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THAT’S NOT HOW IT WORKS: Princeton pro-Hamas students take turns hunger striking due to ‘health concerns’


Adam Sabes, Article

A group of Princeton University students who participated in an anti-Israel hunger strike for Palestine announced Sunday that they would be rotating people participating in the strike due to health concerns.

”PRINCETON GAZA SOLIDARITY ENCAMPMENT UPDATE: Due to health concerns of the 13 strikers who fasted for 9 days, the first hunger strike wave ended, and the second wave has begun. In the tradition of rotary hunger strikes, SEVEN NEW STRIKERS are indefinitely fasting for a free Palestine,” Princeton Israeli Apartheid Divest wrote on Instagram Sunday.

The 13 students associated with Princeton Israeli Apartheid Divest initially began the hunger strike on May 3, according to the Daily Princetonian, which reported that seven students replaced their spots in the hunger strike.

One of the students participating in the strike was admitted to the hospital and was encouraged to “resume drinking and eating immediately,” and the after-visit summary stated that the hunger strike was “detrimental to [the hunger striker’s] health” and “could result in complications.” That individual ended the hunger strike on Wednesday.

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Princeton University President Christopher Eisgruber met with the group on May 6, but strikers said the meeting wasn’t productive. Administrators continued to meet with students for three days, but a real wasn’t reached.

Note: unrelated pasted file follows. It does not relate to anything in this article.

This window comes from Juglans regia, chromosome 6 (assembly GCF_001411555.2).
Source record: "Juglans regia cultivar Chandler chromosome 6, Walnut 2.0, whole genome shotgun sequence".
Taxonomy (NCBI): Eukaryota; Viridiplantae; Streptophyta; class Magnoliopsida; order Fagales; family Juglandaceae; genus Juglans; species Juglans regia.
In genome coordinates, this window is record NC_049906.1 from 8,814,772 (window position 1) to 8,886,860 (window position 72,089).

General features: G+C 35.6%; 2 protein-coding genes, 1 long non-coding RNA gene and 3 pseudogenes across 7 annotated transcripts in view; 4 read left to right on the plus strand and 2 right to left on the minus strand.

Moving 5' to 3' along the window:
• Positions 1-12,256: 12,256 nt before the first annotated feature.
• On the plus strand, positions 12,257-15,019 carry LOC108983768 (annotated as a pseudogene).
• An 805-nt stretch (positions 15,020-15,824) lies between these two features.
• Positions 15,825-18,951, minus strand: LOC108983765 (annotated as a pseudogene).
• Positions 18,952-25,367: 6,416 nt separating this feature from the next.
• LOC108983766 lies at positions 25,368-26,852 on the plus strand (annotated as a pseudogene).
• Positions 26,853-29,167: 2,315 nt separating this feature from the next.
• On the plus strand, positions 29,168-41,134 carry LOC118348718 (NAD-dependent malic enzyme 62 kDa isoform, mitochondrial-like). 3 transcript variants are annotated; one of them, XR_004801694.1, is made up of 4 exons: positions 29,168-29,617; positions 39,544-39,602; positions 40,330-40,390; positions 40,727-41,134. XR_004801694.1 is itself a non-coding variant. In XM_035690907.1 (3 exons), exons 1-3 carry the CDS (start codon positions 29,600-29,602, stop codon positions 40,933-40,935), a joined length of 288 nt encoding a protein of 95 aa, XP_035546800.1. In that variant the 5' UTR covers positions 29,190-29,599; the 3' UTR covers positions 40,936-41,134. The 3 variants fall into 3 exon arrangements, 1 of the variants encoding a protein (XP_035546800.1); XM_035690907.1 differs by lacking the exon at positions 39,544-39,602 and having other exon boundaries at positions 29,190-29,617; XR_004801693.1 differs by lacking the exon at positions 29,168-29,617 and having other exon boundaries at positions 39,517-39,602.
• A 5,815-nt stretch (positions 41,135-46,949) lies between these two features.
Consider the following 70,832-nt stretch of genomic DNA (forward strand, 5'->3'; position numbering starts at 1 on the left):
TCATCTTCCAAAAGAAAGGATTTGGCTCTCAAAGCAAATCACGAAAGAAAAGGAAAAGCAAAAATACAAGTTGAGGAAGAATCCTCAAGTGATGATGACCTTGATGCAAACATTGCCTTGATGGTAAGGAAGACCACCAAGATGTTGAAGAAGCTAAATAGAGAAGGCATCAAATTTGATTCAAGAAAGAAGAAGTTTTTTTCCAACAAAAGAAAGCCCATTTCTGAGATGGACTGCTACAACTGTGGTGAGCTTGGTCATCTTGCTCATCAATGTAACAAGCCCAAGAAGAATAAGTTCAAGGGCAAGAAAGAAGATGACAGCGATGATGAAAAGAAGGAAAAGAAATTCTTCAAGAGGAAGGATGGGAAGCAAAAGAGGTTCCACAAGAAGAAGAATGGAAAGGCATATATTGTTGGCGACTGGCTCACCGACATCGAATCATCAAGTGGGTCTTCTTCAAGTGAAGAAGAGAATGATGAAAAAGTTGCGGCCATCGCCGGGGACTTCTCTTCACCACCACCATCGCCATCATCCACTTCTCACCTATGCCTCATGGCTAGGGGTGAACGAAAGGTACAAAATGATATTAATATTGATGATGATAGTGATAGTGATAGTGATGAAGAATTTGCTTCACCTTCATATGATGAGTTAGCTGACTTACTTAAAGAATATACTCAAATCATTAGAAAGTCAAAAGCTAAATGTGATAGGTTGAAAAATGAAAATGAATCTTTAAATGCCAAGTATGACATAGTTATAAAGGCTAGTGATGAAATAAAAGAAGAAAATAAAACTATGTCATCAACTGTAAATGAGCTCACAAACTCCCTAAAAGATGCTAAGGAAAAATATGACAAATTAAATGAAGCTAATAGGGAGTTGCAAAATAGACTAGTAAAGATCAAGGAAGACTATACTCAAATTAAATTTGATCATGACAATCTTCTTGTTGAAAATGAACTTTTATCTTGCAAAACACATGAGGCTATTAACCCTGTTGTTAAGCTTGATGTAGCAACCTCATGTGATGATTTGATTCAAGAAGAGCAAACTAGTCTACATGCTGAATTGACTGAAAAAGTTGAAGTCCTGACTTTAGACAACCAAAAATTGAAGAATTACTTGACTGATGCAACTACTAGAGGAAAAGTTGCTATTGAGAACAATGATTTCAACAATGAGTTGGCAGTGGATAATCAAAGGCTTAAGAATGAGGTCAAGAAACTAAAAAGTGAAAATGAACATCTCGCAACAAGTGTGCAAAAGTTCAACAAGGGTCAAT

Faculty at Princeton also wrote an opinion article calling on the Princeton Board of Trustees to take action and listen to the hunger strikers.

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”These students have chosen to undertake a hunger strike in order to show their solidarity with the Palestinian people of Gaza and the West Bank, who are being subjected to a genocidal assault by the State of Israel. Our students escalated their protest tactics in this way because the University administration — which is beholden to President Eisgruber ‘83 and the judgment of your Board — had been unwilling to communicate with them,” the faculty group wrote. “This disregard for our students’ health and well-being would be appalling in any context. The fact that the Palestine Solidarity Encampment is now located on Cannon Green — visible from the offices of Nassau Hall — casts President Eisgruber’s decision not to acknowledge these students as especially callous.”

Republished with permission from Campus Reform

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